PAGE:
I learned a TON about leading a team on a missions trip this summer, and had a great time doing it.

One of the things I felt deeply during this trip is the reminder that the Great Commission is for everyone, not just missionaries.  What countries have you had an interest in before?  You should look into trips that would be open to you joining them to go minister!  Or better yet, why don’t you lead a team of people?  You can do it!  Just check out these posts, and you’ll be well on your way: Part 1, Part 2, Part 3 (below).

8) Collect all student passports ahead of time.
What a nightmare it would be to have a student forget their passport at home for your 5:30am flight!  This didn’t happen to us, but I know that it did happen to someone else!  I obtained the passports a few weeks early and made four copies of each passport – one for the team member, I kept one, another leader kept one, and one stayed stateside.  So both myself and another leader had a stack of passport copies just in case.  We kept the passports in the church safe, and distributed them at the airport.

9) Charge each of your adult leaders with the care of a few students.


When you’re getting on a bus/clearing customs/getting on a plane/going through security it’s too much for you to keep up with 10/15/20 people.  Use your leaders to help you make sure no one gets lost in a Nicaraguan airport, or forgotten on the bus.  During our trip, I’d be the last one on the bus, check with each of our leaders to make sure their students were accounted for, and gave the final go ahead to drive on.  We used this method throughout, and I loved not having to count to 21 five times a day.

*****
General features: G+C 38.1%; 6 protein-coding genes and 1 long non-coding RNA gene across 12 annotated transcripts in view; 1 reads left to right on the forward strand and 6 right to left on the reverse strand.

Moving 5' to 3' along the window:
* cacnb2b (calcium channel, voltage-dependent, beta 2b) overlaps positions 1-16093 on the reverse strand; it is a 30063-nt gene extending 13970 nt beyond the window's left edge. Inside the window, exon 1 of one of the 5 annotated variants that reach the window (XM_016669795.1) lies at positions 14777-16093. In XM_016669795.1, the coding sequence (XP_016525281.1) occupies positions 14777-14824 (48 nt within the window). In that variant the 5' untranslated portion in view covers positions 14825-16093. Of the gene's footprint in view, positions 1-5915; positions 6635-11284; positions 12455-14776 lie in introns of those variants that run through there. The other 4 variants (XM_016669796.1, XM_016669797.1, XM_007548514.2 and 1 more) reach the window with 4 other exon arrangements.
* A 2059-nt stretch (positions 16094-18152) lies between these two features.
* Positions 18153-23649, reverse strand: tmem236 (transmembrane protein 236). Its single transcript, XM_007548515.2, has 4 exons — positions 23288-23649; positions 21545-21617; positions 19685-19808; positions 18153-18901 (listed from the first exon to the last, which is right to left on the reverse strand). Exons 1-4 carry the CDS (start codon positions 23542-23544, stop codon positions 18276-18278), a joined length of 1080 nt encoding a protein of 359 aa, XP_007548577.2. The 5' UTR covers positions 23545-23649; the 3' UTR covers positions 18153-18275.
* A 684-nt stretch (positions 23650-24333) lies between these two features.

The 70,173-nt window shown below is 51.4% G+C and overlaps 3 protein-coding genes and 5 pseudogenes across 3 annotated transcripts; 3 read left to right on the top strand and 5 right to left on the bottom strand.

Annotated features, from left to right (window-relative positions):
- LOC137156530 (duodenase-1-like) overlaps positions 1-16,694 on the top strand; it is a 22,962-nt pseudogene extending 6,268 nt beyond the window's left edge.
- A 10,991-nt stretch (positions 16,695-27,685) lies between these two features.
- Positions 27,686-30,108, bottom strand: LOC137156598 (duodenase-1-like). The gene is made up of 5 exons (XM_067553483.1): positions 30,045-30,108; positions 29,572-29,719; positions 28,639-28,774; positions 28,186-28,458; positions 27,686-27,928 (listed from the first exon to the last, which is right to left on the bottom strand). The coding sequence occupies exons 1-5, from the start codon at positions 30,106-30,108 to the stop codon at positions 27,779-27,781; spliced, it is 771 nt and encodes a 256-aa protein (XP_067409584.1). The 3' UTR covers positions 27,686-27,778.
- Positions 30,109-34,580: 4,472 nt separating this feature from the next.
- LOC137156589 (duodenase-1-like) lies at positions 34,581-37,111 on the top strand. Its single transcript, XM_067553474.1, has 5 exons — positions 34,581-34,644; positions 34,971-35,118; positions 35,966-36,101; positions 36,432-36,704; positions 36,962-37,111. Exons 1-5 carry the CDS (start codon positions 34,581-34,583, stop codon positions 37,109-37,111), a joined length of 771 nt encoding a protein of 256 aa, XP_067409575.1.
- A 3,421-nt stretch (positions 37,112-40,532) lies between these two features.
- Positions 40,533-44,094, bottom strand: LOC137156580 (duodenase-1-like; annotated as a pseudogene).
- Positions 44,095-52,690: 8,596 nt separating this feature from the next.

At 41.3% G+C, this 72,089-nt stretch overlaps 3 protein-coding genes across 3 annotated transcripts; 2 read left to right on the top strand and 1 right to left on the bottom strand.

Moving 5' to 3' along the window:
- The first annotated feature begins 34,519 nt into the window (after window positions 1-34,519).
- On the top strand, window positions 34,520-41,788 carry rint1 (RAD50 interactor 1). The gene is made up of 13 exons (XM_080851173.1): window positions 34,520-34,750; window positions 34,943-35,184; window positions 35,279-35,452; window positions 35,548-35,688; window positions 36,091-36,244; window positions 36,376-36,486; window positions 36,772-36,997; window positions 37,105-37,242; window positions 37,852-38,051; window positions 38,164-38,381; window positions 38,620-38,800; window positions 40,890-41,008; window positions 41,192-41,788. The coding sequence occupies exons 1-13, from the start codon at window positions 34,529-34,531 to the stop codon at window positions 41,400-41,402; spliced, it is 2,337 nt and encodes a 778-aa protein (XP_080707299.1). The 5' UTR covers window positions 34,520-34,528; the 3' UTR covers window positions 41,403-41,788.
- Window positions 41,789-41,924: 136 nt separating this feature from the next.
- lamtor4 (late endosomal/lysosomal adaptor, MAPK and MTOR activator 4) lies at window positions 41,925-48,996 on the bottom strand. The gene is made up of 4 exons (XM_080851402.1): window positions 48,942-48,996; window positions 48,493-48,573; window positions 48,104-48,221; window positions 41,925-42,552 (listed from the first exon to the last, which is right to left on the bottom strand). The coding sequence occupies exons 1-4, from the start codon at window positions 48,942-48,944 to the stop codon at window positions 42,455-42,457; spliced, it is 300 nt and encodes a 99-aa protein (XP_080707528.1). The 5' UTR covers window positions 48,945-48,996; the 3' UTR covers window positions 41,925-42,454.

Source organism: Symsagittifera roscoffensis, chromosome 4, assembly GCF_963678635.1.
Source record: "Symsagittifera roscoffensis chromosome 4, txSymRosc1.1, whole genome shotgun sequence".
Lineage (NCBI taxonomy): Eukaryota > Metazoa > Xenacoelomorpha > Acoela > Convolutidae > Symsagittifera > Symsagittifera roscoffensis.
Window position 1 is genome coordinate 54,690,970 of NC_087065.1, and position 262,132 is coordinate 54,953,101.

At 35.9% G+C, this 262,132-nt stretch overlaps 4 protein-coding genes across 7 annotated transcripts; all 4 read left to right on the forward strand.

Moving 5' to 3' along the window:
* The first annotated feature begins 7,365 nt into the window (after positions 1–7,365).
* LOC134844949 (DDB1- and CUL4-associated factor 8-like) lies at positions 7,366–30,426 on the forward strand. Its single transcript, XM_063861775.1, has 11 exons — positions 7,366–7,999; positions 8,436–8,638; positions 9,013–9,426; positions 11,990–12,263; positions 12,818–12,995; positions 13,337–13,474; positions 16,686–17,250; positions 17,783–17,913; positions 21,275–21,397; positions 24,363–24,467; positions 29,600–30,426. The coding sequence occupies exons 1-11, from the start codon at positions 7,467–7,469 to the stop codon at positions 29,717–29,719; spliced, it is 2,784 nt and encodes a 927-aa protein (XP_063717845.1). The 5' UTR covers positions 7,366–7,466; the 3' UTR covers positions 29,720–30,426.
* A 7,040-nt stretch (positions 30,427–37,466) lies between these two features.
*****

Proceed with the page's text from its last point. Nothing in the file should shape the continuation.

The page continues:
10) Debrief your team; it will help them process.


The team needs to process what they’ve experienced.  Each night, no matter how tired we were, we got together as a team and talked about our experiences that day.  A useful tool that Lauren suggested was “Word of the Day,” where we just asked each team member to share a word that summed up their experiences that day, and explain a little bit about it.  This sweet time resulted in a lot of laughs and tears.  It really helps the team work through everything they saw, did, and felt during that day.

Quick Hits:

Handling Cash – I used this running belt from New Balance, worn under my t-shirt all the time.  $500-1000 was always there in a safe place when I needed it, and I stored the rest of the cash in the safe at the hotel.

– Flag your bags – We used bright green flagging tape on all of our bags – carry-ons included.  That way if the team saw a bag with green tape on it, we knew it was ours.

– Photo and Video – We were blessed to have a professional photographer and an aspiring professional videographer on our team.  You might not have that, but you likely have students or adults on your team interested in one or both.  Find out, and bestow on them the sacred duty of chronicling your adventure.  It’s a great chance for them to grow and hone a hobby, and you need visuals to tell the story when you return.

– Have fun – If you’re taking students, you must have some time for them to have some fun.  We had a few activities along the way, then we went to the beach on our last full day.  Give some recovery time before coming back.

– Give it all you got – Go all-in for the week.  Don’t hold back; put your whole heart and soul into the trip.  You’ll get the most out of it that way.

Good Resource – I used Missions Trips from Start to Finish to help me stay organized, keep on track, and give ideas for ways to improve the trip.  Highly recommend.

If you know anyone that’s thinking about doing a missions trip next summer (or in the winter) please share these posts with them!  It takes a lot to do a missions trip, but equipped with knowledge and a passion for the gospel, you can do it!

Photos courtesy of Nancy Ray